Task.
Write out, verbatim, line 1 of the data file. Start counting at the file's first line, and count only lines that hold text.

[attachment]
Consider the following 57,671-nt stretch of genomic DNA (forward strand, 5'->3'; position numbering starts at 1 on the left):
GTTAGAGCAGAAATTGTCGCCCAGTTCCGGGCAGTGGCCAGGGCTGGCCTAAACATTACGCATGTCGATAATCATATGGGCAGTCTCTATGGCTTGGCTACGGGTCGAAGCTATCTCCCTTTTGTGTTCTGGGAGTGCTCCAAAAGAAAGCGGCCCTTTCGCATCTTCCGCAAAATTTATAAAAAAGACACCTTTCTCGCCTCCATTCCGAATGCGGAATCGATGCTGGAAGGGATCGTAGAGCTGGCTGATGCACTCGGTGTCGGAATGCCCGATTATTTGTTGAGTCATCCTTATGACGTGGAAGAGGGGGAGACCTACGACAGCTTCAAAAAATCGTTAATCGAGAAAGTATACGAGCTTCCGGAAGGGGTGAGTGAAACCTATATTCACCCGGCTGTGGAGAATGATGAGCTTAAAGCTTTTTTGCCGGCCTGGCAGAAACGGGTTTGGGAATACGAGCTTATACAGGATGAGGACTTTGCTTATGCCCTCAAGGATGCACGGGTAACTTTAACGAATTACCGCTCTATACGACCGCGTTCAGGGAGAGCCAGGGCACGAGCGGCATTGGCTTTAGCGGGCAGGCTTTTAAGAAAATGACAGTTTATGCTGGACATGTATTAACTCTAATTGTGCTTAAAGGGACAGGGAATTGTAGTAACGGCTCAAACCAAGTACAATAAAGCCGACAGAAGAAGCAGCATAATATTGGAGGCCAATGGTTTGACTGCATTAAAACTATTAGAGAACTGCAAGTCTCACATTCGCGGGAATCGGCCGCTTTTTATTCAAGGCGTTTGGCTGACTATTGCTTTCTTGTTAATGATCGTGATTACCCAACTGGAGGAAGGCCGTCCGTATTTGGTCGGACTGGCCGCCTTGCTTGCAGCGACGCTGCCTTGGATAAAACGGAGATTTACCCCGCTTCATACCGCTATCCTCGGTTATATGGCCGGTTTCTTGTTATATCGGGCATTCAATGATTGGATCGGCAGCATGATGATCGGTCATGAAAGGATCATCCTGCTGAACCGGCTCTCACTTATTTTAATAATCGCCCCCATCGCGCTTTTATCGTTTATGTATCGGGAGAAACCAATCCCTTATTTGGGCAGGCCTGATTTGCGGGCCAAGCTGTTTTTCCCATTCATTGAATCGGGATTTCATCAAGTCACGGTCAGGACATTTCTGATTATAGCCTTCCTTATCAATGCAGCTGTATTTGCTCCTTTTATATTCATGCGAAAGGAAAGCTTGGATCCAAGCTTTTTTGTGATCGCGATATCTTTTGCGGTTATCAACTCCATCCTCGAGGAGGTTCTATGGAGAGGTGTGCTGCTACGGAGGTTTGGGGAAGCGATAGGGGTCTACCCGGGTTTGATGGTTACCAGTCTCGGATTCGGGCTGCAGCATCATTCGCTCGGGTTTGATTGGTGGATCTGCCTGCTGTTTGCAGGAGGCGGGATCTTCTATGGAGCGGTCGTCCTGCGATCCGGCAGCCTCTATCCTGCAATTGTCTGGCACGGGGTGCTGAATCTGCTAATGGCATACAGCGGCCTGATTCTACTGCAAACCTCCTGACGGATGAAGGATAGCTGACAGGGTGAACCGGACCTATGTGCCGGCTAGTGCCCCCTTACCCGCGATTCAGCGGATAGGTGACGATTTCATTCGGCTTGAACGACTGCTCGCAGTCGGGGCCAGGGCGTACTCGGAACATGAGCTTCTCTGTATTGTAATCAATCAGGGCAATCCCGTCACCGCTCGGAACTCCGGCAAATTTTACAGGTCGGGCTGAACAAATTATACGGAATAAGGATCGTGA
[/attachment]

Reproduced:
Consider the following 57,671-nt stretch of genomic DNA (forward strand, 5'->3'; position numbering starts at 1 on the left):